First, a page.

Guru Purnima, Apollo 11 anniversary: What makes today's lunar eclipse special
The Moon will enter penumbra after 1.31 am and will be at its peak after 3.00 am.
The Moon will enter penumbra after 1.31 am and will be at its peak after 3.00 am. Those residing in the western and central areas will witness the full eclipse. The rest will be exposed to a partial version of the same. Today's eclipse will be the last one this year, the following eclipse is likely to take place in January next year. Unlike solar eclipses, lunar eclipses can be seen without a telescope and involve no risk of eye damage.
Also read: On Guru Purnima, Tendulkar, Kambli remember the man who taught them ABCD of cricket
A lunar eclipse refers to a state in which the Earth gets aligned between the Moon and Sun. As a result, the planet casts a shadow on the moon which makes some part of it invisible to humans. Today eclipse will witness only 60% of the Moon's surface obscured by the Earth's shadow. A complete lunar eclipse only takes place on full Moon nights and are very rare as they need all celestial bodies to be perfectly aligned with each other. The next full lunar eclipse will take place on May 26, 2021.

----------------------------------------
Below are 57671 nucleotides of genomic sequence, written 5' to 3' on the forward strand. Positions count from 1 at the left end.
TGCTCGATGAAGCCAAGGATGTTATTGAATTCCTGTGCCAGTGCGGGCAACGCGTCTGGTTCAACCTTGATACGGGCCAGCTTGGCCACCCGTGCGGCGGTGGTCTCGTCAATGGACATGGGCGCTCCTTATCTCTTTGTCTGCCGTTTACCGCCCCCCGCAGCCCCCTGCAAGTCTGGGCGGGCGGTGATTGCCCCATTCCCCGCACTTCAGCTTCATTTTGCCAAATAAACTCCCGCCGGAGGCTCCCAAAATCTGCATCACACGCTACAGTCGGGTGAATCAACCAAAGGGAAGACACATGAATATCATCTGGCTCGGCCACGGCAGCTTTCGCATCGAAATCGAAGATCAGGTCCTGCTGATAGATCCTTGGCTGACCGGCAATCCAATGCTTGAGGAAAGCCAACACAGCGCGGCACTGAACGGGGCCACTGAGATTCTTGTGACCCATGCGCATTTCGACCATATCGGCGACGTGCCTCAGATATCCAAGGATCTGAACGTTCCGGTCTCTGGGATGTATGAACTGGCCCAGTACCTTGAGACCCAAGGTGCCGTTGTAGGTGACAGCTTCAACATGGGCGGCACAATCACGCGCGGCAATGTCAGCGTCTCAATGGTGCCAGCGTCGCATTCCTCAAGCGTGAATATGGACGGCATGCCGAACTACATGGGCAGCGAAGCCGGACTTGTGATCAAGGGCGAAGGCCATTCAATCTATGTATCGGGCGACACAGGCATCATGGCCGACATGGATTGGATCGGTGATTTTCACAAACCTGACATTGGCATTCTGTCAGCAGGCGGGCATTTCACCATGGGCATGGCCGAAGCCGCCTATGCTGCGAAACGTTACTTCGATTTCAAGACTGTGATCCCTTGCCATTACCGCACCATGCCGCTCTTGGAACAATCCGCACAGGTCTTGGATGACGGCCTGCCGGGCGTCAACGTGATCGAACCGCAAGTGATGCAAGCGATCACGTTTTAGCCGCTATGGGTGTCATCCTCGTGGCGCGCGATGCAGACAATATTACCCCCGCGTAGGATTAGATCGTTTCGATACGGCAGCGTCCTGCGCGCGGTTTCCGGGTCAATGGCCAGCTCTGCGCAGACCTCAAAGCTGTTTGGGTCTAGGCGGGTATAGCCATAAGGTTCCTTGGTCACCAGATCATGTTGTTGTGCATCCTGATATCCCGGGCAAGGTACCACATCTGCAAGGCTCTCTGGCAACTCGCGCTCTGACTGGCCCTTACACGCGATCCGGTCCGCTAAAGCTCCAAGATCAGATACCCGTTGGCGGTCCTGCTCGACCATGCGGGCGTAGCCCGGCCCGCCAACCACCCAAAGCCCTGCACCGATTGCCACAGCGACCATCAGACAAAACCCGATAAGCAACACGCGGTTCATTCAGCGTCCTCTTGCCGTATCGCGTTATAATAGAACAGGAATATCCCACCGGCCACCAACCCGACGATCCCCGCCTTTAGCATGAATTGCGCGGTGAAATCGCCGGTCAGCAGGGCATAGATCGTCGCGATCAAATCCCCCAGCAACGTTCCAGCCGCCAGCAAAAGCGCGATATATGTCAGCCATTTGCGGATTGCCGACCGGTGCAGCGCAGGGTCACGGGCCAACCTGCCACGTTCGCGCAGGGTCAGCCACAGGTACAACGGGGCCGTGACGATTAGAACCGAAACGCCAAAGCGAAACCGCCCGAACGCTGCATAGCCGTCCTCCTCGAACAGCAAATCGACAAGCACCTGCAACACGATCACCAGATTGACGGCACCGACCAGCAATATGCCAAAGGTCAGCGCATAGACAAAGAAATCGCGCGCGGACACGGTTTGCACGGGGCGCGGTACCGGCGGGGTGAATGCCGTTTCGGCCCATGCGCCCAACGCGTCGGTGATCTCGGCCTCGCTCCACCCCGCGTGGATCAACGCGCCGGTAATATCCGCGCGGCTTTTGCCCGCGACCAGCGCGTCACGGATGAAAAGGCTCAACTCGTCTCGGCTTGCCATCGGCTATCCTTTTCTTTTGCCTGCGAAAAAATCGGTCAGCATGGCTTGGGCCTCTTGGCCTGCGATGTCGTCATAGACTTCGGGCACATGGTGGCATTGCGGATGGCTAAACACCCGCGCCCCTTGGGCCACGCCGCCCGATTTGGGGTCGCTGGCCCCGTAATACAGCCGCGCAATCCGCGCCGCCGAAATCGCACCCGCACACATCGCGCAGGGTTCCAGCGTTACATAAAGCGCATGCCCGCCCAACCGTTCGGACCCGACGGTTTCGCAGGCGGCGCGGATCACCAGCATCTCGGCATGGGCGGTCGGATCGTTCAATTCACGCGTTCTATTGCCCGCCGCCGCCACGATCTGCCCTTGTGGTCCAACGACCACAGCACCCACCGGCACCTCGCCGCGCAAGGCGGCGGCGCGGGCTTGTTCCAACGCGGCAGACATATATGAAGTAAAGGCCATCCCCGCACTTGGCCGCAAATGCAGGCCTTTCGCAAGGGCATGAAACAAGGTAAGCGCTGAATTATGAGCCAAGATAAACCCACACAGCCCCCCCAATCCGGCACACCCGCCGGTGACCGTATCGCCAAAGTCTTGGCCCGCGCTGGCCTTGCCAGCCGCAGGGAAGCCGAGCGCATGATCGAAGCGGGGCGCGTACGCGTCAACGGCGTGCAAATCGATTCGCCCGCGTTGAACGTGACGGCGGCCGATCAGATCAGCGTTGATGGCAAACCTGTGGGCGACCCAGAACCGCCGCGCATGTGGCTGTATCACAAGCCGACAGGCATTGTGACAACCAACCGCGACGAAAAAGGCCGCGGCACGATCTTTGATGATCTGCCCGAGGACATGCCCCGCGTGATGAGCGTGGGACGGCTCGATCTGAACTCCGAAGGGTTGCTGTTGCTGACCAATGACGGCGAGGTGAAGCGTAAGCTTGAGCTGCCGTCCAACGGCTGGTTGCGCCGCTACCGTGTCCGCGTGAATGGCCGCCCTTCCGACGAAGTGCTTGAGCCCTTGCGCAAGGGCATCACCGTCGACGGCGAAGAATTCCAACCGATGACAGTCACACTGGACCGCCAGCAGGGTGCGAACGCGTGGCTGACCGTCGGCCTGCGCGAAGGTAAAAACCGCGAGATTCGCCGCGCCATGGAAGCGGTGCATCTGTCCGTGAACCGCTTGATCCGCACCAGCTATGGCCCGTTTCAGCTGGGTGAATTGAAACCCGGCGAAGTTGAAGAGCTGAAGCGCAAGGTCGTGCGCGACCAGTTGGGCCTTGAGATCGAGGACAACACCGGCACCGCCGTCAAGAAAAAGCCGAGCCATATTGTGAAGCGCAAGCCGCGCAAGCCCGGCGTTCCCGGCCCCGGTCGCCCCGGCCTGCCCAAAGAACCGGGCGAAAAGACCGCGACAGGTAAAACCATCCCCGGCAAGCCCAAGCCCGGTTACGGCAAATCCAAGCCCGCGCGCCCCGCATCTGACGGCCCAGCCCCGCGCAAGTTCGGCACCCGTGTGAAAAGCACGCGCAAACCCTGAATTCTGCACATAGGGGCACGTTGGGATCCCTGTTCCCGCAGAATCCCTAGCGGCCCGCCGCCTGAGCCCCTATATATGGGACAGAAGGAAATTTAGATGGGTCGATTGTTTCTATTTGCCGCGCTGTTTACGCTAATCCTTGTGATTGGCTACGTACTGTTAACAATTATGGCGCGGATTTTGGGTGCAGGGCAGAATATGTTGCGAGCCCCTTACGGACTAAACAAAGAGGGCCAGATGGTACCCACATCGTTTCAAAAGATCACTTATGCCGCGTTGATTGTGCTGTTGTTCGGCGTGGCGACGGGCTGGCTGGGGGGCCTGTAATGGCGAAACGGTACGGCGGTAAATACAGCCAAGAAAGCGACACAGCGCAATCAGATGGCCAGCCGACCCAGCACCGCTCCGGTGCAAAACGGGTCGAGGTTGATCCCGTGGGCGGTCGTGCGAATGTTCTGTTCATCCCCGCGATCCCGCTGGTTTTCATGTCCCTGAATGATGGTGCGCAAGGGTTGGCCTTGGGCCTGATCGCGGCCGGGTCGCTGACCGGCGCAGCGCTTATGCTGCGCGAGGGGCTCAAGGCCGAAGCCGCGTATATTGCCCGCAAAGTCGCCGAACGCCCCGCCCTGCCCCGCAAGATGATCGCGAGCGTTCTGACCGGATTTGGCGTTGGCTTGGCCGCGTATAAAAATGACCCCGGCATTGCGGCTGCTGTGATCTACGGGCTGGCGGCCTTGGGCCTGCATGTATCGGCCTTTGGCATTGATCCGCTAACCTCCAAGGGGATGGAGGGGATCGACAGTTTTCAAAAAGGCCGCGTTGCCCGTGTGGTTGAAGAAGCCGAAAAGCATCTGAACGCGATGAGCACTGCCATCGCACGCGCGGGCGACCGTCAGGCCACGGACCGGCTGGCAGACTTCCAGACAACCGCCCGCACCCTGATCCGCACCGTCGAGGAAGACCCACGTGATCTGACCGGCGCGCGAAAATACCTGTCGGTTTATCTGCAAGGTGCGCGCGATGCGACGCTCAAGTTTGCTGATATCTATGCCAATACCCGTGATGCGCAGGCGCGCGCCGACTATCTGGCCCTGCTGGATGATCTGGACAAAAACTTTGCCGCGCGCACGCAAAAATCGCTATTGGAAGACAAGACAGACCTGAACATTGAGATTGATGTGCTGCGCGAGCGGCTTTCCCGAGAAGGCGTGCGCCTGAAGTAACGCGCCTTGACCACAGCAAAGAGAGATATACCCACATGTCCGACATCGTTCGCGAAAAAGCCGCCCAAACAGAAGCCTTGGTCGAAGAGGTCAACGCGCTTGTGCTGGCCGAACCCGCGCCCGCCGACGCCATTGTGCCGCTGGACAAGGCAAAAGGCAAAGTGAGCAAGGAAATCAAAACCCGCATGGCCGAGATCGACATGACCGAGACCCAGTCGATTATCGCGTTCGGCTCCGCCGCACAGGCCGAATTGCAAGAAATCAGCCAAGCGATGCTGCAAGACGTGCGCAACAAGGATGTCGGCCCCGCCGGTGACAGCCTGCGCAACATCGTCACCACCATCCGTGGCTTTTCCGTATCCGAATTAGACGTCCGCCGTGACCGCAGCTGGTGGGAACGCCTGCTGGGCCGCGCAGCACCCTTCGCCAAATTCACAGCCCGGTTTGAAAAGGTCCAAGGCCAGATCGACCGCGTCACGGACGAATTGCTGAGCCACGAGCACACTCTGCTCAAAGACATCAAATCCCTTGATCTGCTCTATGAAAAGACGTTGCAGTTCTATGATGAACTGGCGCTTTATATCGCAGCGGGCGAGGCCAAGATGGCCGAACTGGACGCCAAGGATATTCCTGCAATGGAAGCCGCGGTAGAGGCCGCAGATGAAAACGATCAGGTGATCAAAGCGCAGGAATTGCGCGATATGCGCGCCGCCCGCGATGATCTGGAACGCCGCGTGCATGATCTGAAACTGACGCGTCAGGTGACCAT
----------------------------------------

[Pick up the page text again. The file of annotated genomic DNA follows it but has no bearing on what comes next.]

The Guru Purnima is a spiritual tradition in Hindu culture that honours spiritual and academic teachers who share their wisdom with no monetary expectation and enlighten humans.
NASA's Apollo 11 mission was launched on July 16, 1969 and placed the first humans on the Moon four days after its landing.
Did you know these facts about lunar eclipses?
1. Atleast two partial lunar eclipses happen every year.
2. An eclipse may appear blood red, gray or rusty red in colour.
3. The colour of eclipse depends on the weather conditions of an area.